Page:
When having an answer in a search engine, receiving news on a social network, finding video recommendations on audiovisual platforms, interacting with customer service systems, or even having a loan application evaluated, in many cases, we come across systems intelligently. This adjective is associated with a technology that has been studied for decades but has gained visibility and importance in recent years: artificial intelligence (AI).
Within the field, there are technologies such as machine learning, in which the system can be “trained” in the repetition of data analysis to operate more complex procedures, such as apprehending the context of images or texts. Another more sophisticated technology is deep learning networks, which allow for even more complex tasks, such as translating a text from one language to another.
This recent evolution is expressed in the capacity gain of several applications. According to the AI Index, the leading international report on the subject prepared by Stanford University, since 2012, technology development has followed the dynamics of Moore’s Law, according to which technology doubles every two years. From that year onwards, the speed progressively increased, doubling the operating capacity every 3.4 months. One of the milestones of evolution was the overcoming of humans in games.
In the case of chess, this happened in 2004. In the video game Atari, in 2013, for the games Enduro and James Bond. In 2017, Google’s AI beat Chinese Ke Jie in the world’s most complex board game, Go. According to the AI Index, between 2017 and 2018, the time to train an image classification system (ImageNet) on a cloud infrastructure dropped from 3 hours to 88 seconds. In the same system, the error rate dropped from 0.25 in 2011 to 0.02 in 2017. The Cigar-10 imaging system increased the performance index three times between 2017 and 2019, amplifying the fidelity of the reproduction of artificially produced images.
The Language Understanding Evolution Database (Glue) evaluates the performance of AI systems in text comprehension. In early 2019, state-of-the-art results surpassed human comprehension, achieving a score of 88.5, more than ten points higher than January (76.9). Stanford University, in the United States, has an answer bank of questions created by workers from articles on the Wikipedia platform, including “gotchas.” In one year, the responses processed by artificial intelligence systems went from 62 to 90, reaching the level of human performance.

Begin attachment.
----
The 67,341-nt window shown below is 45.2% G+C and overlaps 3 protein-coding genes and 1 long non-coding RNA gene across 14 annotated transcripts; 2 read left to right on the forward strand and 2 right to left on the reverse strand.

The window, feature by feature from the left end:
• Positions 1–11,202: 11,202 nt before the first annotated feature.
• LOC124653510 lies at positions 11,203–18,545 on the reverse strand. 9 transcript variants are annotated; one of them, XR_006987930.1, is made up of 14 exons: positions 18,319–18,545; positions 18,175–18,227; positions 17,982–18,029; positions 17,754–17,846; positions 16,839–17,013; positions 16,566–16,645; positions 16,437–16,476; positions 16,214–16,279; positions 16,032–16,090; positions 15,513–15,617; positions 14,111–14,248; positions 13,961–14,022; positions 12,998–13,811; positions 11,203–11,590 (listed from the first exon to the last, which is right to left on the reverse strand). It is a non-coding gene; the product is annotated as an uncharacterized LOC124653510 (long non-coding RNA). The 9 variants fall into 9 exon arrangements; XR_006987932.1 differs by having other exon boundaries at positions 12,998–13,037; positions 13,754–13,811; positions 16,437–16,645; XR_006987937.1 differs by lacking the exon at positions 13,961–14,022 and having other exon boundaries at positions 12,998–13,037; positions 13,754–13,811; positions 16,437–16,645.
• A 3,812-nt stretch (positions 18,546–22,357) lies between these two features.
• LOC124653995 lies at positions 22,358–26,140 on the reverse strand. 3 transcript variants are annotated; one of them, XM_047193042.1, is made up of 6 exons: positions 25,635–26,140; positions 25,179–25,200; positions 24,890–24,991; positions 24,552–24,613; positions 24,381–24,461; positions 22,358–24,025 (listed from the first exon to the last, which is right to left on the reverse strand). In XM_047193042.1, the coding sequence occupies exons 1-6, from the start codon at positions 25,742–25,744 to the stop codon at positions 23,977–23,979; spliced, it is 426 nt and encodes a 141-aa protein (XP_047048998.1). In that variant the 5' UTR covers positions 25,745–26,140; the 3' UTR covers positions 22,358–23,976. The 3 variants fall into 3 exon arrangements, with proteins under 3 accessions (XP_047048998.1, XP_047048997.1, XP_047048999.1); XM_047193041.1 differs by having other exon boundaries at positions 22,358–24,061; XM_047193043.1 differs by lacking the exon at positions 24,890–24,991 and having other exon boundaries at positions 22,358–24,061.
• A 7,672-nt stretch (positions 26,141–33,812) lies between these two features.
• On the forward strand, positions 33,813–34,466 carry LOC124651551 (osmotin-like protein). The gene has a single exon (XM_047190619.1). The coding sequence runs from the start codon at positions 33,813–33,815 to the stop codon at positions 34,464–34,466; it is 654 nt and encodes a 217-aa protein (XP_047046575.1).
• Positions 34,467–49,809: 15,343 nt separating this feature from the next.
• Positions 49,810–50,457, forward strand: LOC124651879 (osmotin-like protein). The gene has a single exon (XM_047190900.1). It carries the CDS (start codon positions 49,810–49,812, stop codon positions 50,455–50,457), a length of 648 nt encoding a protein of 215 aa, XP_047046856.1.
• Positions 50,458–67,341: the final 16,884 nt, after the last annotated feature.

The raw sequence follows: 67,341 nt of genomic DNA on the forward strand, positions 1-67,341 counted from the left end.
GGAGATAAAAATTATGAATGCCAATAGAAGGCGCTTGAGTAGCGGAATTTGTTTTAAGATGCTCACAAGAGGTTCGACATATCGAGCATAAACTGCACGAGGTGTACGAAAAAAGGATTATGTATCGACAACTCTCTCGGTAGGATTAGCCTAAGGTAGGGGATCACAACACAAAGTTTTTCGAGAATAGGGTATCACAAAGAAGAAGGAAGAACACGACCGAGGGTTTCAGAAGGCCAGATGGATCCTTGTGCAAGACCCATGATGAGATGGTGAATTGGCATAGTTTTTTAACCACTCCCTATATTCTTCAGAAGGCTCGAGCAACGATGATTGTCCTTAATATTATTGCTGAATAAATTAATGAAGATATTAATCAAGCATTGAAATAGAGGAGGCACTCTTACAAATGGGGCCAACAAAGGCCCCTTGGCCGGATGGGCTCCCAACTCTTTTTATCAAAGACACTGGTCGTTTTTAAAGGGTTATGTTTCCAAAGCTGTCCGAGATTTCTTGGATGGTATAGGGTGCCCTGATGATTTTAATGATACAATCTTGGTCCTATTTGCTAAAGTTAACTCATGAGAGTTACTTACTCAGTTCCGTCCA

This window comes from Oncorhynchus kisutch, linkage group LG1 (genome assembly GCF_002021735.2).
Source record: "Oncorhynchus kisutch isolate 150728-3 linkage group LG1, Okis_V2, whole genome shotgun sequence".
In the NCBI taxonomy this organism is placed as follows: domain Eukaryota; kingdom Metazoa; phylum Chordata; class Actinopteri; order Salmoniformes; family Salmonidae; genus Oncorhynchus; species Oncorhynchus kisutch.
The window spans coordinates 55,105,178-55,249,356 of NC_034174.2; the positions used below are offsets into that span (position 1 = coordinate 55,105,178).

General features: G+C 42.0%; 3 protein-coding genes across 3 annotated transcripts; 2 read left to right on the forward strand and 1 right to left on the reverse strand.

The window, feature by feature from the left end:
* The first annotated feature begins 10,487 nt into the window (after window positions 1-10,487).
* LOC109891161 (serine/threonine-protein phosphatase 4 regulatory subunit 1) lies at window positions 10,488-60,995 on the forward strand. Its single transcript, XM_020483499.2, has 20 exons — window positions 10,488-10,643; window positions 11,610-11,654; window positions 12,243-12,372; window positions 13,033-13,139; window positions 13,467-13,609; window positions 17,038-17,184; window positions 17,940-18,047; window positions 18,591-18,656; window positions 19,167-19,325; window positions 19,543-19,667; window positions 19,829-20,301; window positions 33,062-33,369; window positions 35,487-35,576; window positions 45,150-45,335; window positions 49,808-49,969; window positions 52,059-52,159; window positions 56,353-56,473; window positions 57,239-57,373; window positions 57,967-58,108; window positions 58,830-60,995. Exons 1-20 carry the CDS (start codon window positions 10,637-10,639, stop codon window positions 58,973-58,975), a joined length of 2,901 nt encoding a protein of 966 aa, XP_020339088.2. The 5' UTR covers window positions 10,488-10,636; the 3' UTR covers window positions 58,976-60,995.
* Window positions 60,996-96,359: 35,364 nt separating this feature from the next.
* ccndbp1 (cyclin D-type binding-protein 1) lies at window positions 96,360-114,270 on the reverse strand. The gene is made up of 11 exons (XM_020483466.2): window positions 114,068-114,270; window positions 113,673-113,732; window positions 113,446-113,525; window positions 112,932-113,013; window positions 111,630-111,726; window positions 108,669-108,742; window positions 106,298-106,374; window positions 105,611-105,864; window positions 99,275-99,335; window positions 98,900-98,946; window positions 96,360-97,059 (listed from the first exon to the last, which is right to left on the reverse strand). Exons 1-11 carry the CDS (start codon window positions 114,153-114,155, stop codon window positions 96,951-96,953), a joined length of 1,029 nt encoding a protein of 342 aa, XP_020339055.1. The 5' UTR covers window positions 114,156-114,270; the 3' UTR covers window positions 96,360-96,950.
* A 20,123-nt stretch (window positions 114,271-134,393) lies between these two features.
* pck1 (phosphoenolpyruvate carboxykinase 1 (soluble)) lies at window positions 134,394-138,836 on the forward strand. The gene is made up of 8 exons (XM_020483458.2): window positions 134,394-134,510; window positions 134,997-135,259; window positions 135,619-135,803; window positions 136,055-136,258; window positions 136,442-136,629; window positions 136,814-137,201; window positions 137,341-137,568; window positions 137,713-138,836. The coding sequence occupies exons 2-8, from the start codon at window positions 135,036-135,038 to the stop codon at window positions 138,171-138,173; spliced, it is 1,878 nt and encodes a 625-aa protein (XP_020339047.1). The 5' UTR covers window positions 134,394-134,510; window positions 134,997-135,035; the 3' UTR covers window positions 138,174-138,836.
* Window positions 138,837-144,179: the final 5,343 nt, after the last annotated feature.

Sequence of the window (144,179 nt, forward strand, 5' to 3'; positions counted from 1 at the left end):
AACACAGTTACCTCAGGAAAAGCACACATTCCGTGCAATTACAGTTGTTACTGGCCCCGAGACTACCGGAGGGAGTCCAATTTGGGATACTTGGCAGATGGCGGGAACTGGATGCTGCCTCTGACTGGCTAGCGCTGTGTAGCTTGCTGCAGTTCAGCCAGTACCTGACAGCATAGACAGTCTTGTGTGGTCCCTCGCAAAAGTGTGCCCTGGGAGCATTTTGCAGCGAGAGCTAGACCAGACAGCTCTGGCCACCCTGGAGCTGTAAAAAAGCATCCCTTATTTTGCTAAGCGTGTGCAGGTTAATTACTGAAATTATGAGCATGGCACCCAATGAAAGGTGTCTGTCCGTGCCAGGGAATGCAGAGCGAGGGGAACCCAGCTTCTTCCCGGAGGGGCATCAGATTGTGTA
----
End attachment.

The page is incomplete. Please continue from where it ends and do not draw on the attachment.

In its forecasts for the technology area in 2020, the international consultancy Deloitte highlights the transformation of AI from software to devices. As programs, one of the limitations of using AI is the need for connectivity for its operation. By embedding this solution in hardware, it can have its adoption multiplied. Virtual assistants and smart speakers (like Amazon Alexa or Google Nest) are leading products. But according to Deloitte, the evolution will come in the manufacture of chips (microprocessors necessary for the operation of these devices), which can gain scale in electronic equipment.
The consultancy estimates that by 2020, 750 million AI chips will be sold, overcoming the hurdle of needing to connect to a server in the cloud. “These chips will be in a growing number of consumer devices such as smartphones, tablets, smart speakers, and ‘wearables’ [like watches and eyeglasses]. They will also be in business-oriented markets, such as robots, cameras, sensors, and other Internet of Things devices”, projects Deloitte in its forecast document for 2020 in the technology area.
AI has been considered an “enabling” technology or “general-purpose technology.” This is because it can be used in many different sectors by allowing general tasks such as monitoring, analysis, process optimization, and decision making. The world’s leading companies, such as IBM, Microsoft, Google, and Amazon, provide solutions for the most diverse sectors, from healthcare to logistics, through marketing, production routines, hiring people, and administration of public services.
AI can be coupled to devices to make them “smart.” This is the case with household appliances such as refrigerators and televisions. Virtual assistants, such as Amazon Alexa and Google Nest, use intelligent processing to assist users and coordinate the connected equipment in a home and facilitate the commands and operations of the residents about them.